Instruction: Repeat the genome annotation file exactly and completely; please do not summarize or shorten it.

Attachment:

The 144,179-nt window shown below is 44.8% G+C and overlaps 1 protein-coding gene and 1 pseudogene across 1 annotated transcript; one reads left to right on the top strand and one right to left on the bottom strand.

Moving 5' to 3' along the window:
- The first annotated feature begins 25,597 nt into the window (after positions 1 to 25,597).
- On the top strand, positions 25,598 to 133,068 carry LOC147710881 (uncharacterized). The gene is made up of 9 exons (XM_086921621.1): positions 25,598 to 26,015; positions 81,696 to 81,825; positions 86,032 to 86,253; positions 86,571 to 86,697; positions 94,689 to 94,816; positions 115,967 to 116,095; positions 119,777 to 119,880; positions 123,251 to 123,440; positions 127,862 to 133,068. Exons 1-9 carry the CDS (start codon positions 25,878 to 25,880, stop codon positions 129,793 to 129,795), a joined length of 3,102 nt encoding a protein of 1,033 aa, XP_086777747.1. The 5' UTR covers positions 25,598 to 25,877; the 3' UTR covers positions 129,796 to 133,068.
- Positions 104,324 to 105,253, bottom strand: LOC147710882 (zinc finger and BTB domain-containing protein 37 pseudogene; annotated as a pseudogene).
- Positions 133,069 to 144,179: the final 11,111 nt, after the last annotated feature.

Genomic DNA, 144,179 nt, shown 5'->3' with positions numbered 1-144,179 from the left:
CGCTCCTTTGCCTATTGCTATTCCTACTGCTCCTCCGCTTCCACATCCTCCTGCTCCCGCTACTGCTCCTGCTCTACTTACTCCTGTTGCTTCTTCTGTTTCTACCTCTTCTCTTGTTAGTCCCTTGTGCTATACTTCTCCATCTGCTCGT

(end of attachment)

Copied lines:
The 144,179-nt window shown below is 44.8% G+C and overlaps 1 protein-coding gene and 1 pseudogene across 1 annotated transcript; one reads left to right on the top strand and one right to left on the bottom strand.

Moving 5' to 3' along the window:
- The first annotated feature begins 25,597 nt into the window (after positions 1 to 25,597).
- On the top strand, positions 25,598 to 133,068 carry LOC147710881 (uncharacterized). The gene is made up of 9 exons (XM_086921621.1): positions 25,598 to 26,015; positions 81,696 to 81,825; positions 86,032 to 86,253; positions 86,571 to 86,697; positions 94,689 to 94,816; positions 115,967 to 116,095; positions 119,777 to 119,880; positions 123,251 to 123,440; positions 127,862 to 133,068. Exons 1-9 carry the CDS (start codon positions 25,878 to 25,880, stop codon positions 129,793 to 129,795), a joined length of 3,102 nt encoding a protein of 1,033 aa, XP_086777747.1. The 5' UTR covers positions 25,598 to 25,877; the 3' UTR covers positions 129,796 to 133,068.
- Positions 104,324 to 105,253, bottom strand: LOC147710882 (zinc finger and BTB domain-containing protein 37 pseudogene; annotated as a pseudogene).
- Positions 133,069 to 144,179: the final 11,111 nt, after the last annotated feature.

Genomic DNA, 144,179 nt, shown 5'->3' with positions numbered 1-144,179 from the left:
CGCTCCTTTGCCTATTGCTATTCCTACTGCTCCTCCGCTTCCACATCCTCCTGCTCCCGCTACTGCTCCTGCTCTACTTACTCCTGTTGCTTCTTCTGTTTCTACCTCTTCTCTTGTTAGTCCCTTGTGCTATACTTCTCCATCTGCTCGT